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My ramblings on the stuff that holds it all together
A colleague passed me this link today, Double-take have a new product offering allowing copies of app-servers to be replicated to and run on Amazon’s EC2 cloud service (register article here) – syncing disk writes in a delta fashion to an EC2 hosted AMI.
I suggested a similar architecture last year using Platespin, recent changes to EC2 to allow boot from elastic block storage (i.e persistent storage and private networking) make this a feasible solution, and as it’s pay per use you only pay for the EC2 instance(s) when they are running (i.e during a recovery situation).
You can read more about it here on the Double-Take site unfortunately their marketing department have coined another ‘aaS-ism’ in Recovery as a Service (RaaS) but we’ll forgive them as it’s a cool concept :).
There is a getting started guide here and it looks to operate on a many to one basis with one EC2 hosted instance of their software receiving delta changes from protected hosts over a VPN and writing them out to EBS volumes; if you need to recover a server an new EC2 instance is invoked and boots from the EBS volume containing replicas of your data, presumably inserting appropriate EC2 virtual h/w driver into the image at boot time (essentially P2V or V2V conversion).
My quick calculations; for a Windows 2008 server with a moderate amount of data (not factoring any client-side de-dupe) initial sync would transfer approx 15Gb into EC2 charges here – they vary by region so you can do your own figures EBS storage charges, and, of course; the initial sync might take a while depending on your internet connection.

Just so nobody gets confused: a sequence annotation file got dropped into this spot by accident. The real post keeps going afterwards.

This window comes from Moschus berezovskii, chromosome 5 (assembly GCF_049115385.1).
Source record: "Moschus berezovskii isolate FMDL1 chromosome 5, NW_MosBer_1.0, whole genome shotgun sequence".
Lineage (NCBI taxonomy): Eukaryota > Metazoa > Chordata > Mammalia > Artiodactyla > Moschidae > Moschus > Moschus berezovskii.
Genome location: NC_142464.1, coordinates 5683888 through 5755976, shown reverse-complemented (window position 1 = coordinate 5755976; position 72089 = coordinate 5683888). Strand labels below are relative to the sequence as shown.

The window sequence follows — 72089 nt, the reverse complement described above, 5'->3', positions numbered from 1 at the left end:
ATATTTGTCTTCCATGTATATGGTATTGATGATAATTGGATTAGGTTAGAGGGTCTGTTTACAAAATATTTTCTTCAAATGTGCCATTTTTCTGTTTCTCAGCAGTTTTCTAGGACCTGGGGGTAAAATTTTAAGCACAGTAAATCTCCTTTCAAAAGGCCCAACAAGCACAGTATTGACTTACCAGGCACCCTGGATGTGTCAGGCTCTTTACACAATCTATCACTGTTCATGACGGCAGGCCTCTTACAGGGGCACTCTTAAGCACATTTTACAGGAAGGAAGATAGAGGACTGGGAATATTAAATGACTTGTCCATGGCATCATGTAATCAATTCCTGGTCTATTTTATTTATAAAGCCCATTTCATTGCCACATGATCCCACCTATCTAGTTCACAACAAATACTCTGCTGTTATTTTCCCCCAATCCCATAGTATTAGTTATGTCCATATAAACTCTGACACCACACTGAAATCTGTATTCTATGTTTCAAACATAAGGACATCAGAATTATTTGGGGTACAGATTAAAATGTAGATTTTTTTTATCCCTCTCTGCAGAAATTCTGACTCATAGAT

If you are a *NIX admin you are probably thinking, huh, so what? copy data to S3 and just start-up a new AMI with the software and config you need and off you go; this solution seems targeted to Windows servers, where this sort of P2V, V2V recovery is very. very complicated due to the proprietary (i.e non-text file based) way Windows stores its application and system configurations in the registry.
In conclusion they would seem to have pipped Platespin:Protect to the post on this one – I had some good conversations with Platespin’s CTO about this solution last year but I have to say I’ve not seen significant new functionality out of the Platespin product range since Novell acquired it which is a shame, Double-Take Cloud looks like an interesting solution – check it out, and being “cloud” it’s easy to take it for a test drive – you would do well to consider whatever data protection laws your business is bound by, however (the curse of the cloud).
Not only have they pipped Platespin to it but are offering a solution that provides “real-time” replication of both the data and system state, this means that every change you make to your data, applications and OS will be sent to the target server in the cloud.